Review: '7 Days in Entebbe': Dramatic but fails to thrill

(MENAFN- The Peninsula) By Troy Ribeiro / IANS

Film: "7 Days in Entebbe"; Director: Jose Padilha; Cast: Rosamund Pike, Daniel Bruhl, Eddie Marsan, Lior Ashkenazi, Denis Menochet, Ben Schnetzer, Angel Bonanni, Nonso Anozie, Omar Berdouni, Mark Ivanir, Peter Sullivan, Ehab Bahous, Amir Khoury, Noof McEwan, Zina Zinchenko; Rating: ***

Based on events that occurred in 1976, "7 Days in Entebbe" is the recap of the daring Israeli military rescue operation of 106 hostages, following the hijacking of an Air France Flight 139 from Tel Aviv to Paris that was diverted to Entebbe, Uganda.

The narrative begins with black slates informing about the formation of a new country called Israel and how the Palestinians are not too happy about it. This is followed by an unusual but impressive sequence featuring a modern-dance performance choreographed by Ohad Naharin. The troupe includes dancers from Israel's Batsheva Dance Company, where the dancers perform around chairs arranged in a semicircle, gradually casting off their Jewish garments in convulsive moments that suggest a tortured liberation, one not without pain or fear.

These dance scenes, that pop-up elsewhere during the narrative, have an expressive power, an emotional charge and a kinetic energy that's mostly absent elsewhere in the hijack-rescue drama.

Thereafter, the director does not waste any time in transporting us to the aircraft where the four "terrorists or freedom fighters" make themselves and their motive known to their fellow passengers.

The four are the two Germans sympathetic to the Palestinian cause - Wilfred Bose (Daniel Bruhl) and his pill-popping compatriot Brigitte Kuhlmann (Rosamund Pike) and their two accompanying members from the Popular Front for the Liberation of Palestine- External Operations.

On the aircraft, Bose fancies himself as the leader of the pack and heads into the cockpit to muscle around the crew. And on land, surveying his terrified hostages, the wide-eyed Bose insists that he is a humanitarian and that his grouse is with the Israeli government and not its people.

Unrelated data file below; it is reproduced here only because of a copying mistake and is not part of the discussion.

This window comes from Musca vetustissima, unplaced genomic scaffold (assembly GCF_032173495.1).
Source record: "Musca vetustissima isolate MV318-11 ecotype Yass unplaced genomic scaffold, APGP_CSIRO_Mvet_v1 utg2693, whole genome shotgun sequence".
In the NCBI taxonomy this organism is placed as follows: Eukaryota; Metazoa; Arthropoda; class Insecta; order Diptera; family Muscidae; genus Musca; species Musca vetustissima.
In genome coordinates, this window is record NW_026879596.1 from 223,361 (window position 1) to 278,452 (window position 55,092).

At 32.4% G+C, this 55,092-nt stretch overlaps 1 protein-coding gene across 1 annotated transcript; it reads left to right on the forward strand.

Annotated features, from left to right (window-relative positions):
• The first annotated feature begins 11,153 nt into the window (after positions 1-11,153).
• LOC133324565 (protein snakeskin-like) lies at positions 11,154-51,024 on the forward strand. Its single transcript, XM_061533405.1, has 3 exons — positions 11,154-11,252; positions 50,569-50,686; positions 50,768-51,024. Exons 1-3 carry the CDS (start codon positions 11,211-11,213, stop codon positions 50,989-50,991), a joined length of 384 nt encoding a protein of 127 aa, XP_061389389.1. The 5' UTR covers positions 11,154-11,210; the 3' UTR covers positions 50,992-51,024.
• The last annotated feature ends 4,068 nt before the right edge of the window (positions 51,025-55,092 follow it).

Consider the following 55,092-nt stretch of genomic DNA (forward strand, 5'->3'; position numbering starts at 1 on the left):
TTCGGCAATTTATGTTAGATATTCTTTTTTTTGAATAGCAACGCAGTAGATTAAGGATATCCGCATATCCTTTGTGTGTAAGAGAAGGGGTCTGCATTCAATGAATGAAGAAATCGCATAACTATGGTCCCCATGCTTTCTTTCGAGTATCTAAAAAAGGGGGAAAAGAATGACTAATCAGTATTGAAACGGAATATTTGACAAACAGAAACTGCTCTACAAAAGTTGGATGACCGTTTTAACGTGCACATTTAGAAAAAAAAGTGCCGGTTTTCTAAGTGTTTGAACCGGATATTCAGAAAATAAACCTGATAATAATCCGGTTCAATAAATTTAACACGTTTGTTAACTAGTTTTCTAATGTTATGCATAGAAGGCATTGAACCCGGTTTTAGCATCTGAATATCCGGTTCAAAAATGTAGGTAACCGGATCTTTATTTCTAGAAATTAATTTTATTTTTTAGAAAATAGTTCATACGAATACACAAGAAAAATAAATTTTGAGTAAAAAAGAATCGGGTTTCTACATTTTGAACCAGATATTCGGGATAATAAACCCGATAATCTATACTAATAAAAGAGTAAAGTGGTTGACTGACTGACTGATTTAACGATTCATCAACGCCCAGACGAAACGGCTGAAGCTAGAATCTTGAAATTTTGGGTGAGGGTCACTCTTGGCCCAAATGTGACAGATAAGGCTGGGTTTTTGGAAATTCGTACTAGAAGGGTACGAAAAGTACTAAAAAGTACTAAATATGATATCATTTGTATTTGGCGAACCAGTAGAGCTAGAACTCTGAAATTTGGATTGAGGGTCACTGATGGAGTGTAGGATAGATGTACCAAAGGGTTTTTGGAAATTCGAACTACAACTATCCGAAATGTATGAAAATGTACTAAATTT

Meanwhile the highest ranking members of the Israeli government, along with Prime Minister Yitzhak Rabin (Lior Ashkenazi) and Minister of Defence Shimon Peres (Eddie Marsan) debate over Israel's policy of "never negotiate with terrorists".

On the otherhand, the hijackers have trouble of their own as minor schisms in their respective ideologies begin to surface. Bose, desperate not to have his agenda undermined by the lingering scent of Nazism, shares Peres' concern over the options of how the end might turn out.

Tension builds up as the hijackers set a deadline, isolate the Israeli passengers and wait to see if Rabin might respect their demands but with lack of suspense or drama, the seven days pass off on a flat-note.

The unwarranted romantic subplot and the cross-cutting of the dance sequence during the adrenalin raising scenes add to the breaking of the momentum of the scenes, making the entire screenplay a clumsy and lethargic display.

On the performance front, Rosamund Pike, Daniel Bruhl and Denis Menochet - as the quietly courageous flight engineer Jacques Lemoine, in well-defined roles stand out.

Visually though the period is well-captured, the overall effectiveness of camerawork and production design is bland and run-of-the-mill.

The blending of the realistic elements such as the planning and preparation for the raid with the more surreal aspects of the film seem forced and awkward.

Overall, while in real life, the rescue operation was a thrilling process its portrayal in the film is far from it.


The Peninsula

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